REMEMBERING COLIN WILSON
(A letter in Fortean Times (313)
It was good to read Gary Lachman’s fine double-page appreciation of Colin Wilson’s life and works (FT 310). Lachman’s was the only obituary piece I read in any UK publication to do that extraordinary writer something like literary justice. A working class autodidact who enjoyed enormous early success on a scale most writers might envy, Colin became (though in a rather different sense from the title of his famous first book) a sort of Outsider of 20th century British letters. In fact, the horribly predictable media and critical backlash – petty, spiteful, cliché-ridden and generally inaccurate, as Lachman so justly pointed out – directed against such a precocious, wide-ranging talent persisted throughout Colin Wilson’s long and hugely prolific lifetime.
While you couldn’t easily pigeonhole Colin (another reason for him to be spurned by our narrow literary and academic establishments!), he never seemed bitter, remaining affable, goodhumoured and indeed irrepressible. From the 1960s on we shared the same innovative paperback publishers, Panther Books, and in the mid-1970s when I first met him we were both serving on the South West Arts Literature Panel. Ted Hughes, Patricia Beer, Peter Redgrove, Ken Smith and other West Country authors were members then, and meetings were enhanced, to say the least, by Colin, who always generously brought with him a briefcase containing a few good wines to tide us all through some rather long hours and supplement the dull regional arts fodder.
Another convivial occasion when the wine flowed was in the Cheshire Cheese pub in Fleet Street, at the launch of the Panther edition of Mysteries, Colin’s mammoth sequel to The Occult. The two lovely women friends accompanying me that evening were separately chatted up by the notorious Satanist Anton LaVey, who spun the selfsame line with each – promising High Priestess status, orgiastic initiation into the Secret Truths, etc etc. (He got nowhere and everyone had a good laugh: fun times indeed, rather than End Times!)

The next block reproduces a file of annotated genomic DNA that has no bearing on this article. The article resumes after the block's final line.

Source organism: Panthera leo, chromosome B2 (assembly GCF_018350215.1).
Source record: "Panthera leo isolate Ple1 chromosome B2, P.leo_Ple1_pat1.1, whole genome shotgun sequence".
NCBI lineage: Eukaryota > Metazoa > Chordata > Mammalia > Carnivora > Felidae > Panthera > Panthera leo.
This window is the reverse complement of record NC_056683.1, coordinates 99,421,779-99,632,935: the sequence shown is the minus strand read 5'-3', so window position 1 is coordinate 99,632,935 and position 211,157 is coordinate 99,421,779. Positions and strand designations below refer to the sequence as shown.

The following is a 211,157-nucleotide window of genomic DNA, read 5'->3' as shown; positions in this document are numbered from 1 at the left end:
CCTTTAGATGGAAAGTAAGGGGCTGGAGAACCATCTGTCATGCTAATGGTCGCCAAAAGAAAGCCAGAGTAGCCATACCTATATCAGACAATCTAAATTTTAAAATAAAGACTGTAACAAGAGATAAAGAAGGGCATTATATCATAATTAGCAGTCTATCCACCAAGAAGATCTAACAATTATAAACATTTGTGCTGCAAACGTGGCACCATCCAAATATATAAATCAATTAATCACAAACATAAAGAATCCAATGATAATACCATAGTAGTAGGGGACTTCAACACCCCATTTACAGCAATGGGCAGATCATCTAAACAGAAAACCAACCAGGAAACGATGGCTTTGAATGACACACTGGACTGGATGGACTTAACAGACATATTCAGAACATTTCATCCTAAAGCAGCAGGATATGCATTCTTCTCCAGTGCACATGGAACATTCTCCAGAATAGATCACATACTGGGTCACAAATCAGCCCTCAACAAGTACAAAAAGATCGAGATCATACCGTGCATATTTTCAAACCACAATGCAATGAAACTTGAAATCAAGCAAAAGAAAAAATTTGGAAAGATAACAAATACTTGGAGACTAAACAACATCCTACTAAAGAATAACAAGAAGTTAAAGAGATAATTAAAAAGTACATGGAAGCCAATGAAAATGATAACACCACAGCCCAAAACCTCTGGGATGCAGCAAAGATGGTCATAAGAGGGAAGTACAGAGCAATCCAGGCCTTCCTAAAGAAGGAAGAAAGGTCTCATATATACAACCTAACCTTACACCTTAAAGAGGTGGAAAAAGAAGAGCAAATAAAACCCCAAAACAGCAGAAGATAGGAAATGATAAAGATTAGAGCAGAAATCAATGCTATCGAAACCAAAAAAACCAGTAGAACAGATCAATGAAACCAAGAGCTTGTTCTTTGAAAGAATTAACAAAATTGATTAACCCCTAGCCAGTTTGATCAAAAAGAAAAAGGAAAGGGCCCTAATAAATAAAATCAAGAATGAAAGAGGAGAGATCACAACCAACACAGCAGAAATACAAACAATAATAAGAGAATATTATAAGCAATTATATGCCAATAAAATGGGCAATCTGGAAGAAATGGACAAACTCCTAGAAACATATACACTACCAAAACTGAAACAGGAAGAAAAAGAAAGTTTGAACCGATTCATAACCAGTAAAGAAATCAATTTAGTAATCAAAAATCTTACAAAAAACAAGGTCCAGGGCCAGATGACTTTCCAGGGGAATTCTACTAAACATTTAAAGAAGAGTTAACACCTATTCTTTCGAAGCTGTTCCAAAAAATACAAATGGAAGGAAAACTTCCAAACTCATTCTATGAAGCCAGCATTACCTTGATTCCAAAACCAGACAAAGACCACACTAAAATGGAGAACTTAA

Whenever I could arrange it (during a writing Residency centred on a college, library, or arts centre) I’d invariably invite Colin to come and talk to students and audiences on any subject of his choice, for I knew what a fascinating speaker and very approachable communicator he was. There was a most enjoyable weekend at Plymouth Arts Centre, for instance, based around Dreams and Dreaming, when David Gascoyne and R.D.Laing joined Colin and myself on the platform: it proved a truly illuminating, humorous and stimulating occasion.
In the 1980s, Ken Smith and I became the first Writers in Residence in UK jails, and I duly invited Colin to visit my base, HMP Channings Wood, to talk to inmates about crime, punishment and the purpose of life. This he not only did – charming, stimulating and cheerful as ever – but contributed an insightful article entitled ‘Prisoners and Outsiders’ to my prison writing anthology Out of the Wood (1989). Colin ended his piece thus: “once a man has learned to express his feelings and dreams, he rises above that element of criminality which exists in every man. In other words, if we could find a method of teaching prisoners the art of self-expression, in any form, we would also have discovered an infallible method of keeping our prisons half-empty. And that in itself would be one of the greatest social revolutions of all time.” A quarter-century later – with prison education departments and budgets cynically cut, privatisation creeping in, and all our prisons overflowing – Colin’s reflections on crime and psychology, among so much else, seem extremely relevant if not prophetic. They remain well worth reading, for Colin certainly had (in the title of just one of his many books) The Strength To Dream.
Our society and literature need dreamers – open-minded creative individuals who manage to be energetic and enthusiastic, yet persist against the odds as generous and rational spirits. Colin’s hero G.B. Shaw complained about Samuel Butler’s provocative autobiographical novel The Way Of All Flesh “making so little impression”, adding: “Really the English do not deserve to have great men.” Looking back at Colin Wilson’s vastly impressive and various oeuvre, one is inclined to agree.